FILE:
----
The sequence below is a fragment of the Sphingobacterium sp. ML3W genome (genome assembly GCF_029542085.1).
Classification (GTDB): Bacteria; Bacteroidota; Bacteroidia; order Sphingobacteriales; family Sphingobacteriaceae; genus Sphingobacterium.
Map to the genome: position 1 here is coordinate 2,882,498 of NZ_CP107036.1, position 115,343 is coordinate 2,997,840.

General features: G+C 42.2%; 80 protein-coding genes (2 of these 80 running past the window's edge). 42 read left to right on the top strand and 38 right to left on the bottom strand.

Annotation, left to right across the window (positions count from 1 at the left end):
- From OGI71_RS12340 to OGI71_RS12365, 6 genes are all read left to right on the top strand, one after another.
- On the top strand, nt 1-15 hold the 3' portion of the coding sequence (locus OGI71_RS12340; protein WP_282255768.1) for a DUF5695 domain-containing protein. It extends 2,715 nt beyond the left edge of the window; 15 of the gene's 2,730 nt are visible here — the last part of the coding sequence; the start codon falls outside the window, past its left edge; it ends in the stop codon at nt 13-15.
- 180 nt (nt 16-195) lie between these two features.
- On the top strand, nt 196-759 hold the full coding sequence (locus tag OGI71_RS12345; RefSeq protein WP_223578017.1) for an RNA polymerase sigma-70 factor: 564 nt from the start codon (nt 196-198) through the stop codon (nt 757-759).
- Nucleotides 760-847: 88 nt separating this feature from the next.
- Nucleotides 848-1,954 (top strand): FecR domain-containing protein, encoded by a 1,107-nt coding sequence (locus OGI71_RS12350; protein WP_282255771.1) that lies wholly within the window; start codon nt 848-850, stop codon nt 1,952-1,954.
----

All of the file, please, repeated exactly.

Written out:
The sequence below is a fragment of the Sphingobacterium sp. ML3W genome (genome assembly GCF_029542085.1).
Classification (GTDB): Bacteria; Bacteroidota; Bacteroidia; order Sphingobacteriales; family Sphingobacteriaceae; genus Sphingobacterium.
Map to the genome: position 1 here is coordinate 2,882,498 of NZ_CP107036.1, position 115,343 is coordinate 2,997,840.

General features: G+C 42.2%; 80 protein-coding genes (2 of these 80 running past the window's edge). 42 read left to right on the top strand and 38 right to left on the bottom strand.

Annotation, left to right across the window (positions count from 1 at the left end):
- From OGI71_RS12340 to OGI71_RS12365, 6 genes are all read left to right on the top strand, one after another.
- On the top strand, nt 1-15 hold the 3' portion of the coding sequence (locus OGI71_RS12340; protein WP_282255768.1) for a DUF5695 domain-containing protein. It extends 2,715 nt beyond the left edge of the window; 15 of the gene's 2,730 nt are visible here — the last part of the coding sequence; the start codon falls outside the window, past its left edge; it ends in the stop codon at nt 13-15.
- 180 nt (nt 16-195) lie between these two features.
- On the top strand, nt 196-759 hold the full coding sequence (locus tag OGI71_RS12345; RefSeq protein WP_223578017.1) for an RNA polymerase sigma-70 factor: 564 nt from the start codon (nt 196-198) through the stop codon (nt 757-759).
- Nucleotides 760-847: 88 nt separating this feature from the next.
- Nucleotides 848-1,954 (top strand): FecR domain-containing protein, encoded by a 1,107-nt coding sequence (locus OGI71_RS12350; protein WP_282255771.1) that lies wholly within the window; start codon nt 848-850, stop codon nt 1,952-1,954.